Health service provision has been an aspect of indigenous-United States relationships for over two hundred years, yet America's First Peoples continue to suffer from poor health outcomes when compared with other racial or ethnic groups in the United States. An important change over recent decades is that more and more tribes are managing their own health care services—a realignment of administration and authority that has the potential to substantially improve American Indian and Alaska Native health in years to come. This paper describes the history of health care provision to federally recognized American Indian tribes. It continues by documenting the sparse research literature on tribal management of health care services and identifying information still needed to bring knowledge of this topic up-to-date. Five challenges for tribal management of health-care services that should be considered by tribes and policymakers in their health-care efforts and brought to bear on future research are discussed. By addressing both tribal control of health-care services and the role of tribes in changes to federally provided health care, this paper adds the lens of tribal sovereignty to current discussions of the history and policy context for American Indian and Alaska Native health.

Case Report: Indigenous Sovereignty in a Pandemic: Tribal Codes in the United States as Preparedness

Indigenous Peoples globally and in the United States have combatted and continue to face disease, genocide, and erasure, often the systemic result of settler colonial policies that seek to eradicate Indigenous communities. Many Native nations in the United States have asserted their inherent sovereign authority to protect their citizens by passing tribal public health and emergency codes to support their public health infrastructures. While the current COVID-19 pandemic affects everyone, marginalized and Indigenous communities in the United States experience disproportionate burdens of COVID-19 morbidity and mortality as well as socioeconomic and environmental impacts. In this brief research report, we examine 41 publicly available tribal public health and emergency preparedness codes to gain a better understanding of the institutional public health capacity that exists during this time. Of the codes collected, only nine mention any data sharing provisions with local, state, and federal officials while 21 reference communicable diseases. The existence of these public health institutions is not directly tied to the outcomes in the current pandemic; however, it is plausible that having such codes in place makes responding to public health crises now and in the future less reactionary and more proactive in meeting community needs. These tribal institutions advance the public health outcomes that we all want to see in our communities.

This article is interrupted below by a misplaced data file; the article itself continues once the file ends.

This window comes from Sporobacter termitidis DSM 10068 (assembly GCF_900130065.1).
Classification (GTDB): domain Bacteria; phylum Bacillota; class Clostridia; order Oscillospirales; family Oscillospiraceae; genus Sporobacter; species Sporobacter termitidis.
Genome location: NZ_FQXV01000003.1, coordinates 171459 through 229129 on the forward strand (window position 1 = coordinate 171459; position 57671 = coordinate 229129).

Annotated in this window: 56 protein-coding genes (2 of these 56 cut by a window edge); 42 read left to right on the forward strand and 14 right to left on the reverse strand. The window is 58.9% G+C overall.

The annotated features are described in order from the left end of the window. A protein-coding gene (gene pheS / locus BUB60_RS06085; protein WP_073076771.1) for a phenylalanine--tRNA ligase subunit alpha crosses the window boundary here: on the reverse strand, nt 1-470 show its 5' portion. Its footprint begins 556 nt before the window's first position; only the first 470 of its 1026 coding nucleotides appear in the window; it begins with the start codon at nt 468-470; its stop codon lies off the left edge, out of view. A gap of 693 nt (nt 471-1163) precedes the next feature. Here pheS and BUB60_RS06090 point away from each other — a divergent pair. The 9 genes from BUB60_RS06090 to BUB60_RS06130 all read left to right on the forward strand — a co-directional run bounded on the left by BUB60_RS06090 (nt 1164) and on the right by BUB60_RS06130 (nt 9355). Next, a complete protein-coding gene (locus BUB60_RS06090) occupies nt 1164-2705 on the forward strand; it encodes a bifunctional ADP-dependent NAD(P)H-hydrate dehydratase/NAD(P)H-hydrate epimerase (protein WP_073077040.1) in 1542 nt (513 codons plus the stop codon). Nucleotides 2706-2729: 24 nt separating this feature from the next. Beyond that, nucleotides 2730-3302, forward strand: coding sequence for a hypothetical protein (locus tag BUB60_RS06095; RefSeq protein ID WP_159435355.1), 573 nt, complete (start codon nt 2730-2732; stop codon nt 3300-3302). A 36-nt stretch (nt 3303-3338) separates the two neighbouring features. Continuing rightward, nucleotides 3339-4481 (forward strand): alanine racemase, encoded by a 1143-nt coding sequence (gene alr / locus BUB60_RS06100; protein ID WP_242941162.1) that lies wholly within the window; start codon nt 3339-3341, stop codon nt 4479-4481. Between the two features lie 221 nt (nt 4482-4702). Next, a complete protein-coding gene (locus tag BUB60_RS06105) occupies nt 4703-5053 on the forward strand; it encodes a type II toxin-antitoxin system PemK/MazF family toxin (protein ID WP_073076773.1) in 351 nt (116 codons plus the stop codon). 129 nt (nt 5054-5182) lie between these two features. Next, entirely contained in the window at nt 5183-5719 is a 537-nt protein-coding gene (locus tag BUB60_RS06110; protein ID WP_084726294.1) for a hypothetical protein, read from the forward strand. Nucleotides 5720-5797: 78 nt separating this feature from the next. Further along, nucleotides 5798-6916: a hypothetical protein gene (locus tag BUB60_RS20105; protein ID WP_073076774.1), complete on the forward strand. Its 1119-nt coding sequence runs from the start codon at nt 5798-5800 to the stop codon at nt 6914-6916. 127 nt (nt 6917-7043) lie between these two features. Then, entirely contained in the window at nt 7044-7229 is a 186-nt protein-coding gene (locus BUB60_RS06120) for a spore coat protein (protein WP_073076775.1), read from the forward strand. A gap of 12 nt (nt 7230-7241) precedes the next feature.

Presentations and Podcasts

Interview with Dr. Stephanie Carroll about New Research on COVID-19 Spread in Indian Country

Listen to public health researcher Stephanie Carroll, co-author of “American Indian Reservations and COVID-19: Correlates of Early Infection Rates in the Pandemic.” Hear about this new research showing which factors, like household plumbing and language barriers, correlate with a higher spread of the virus, and policy recommendations to address these factors.

Lead Contact:

Stephanie Russo Carroll
Associate Director and Senior Researcher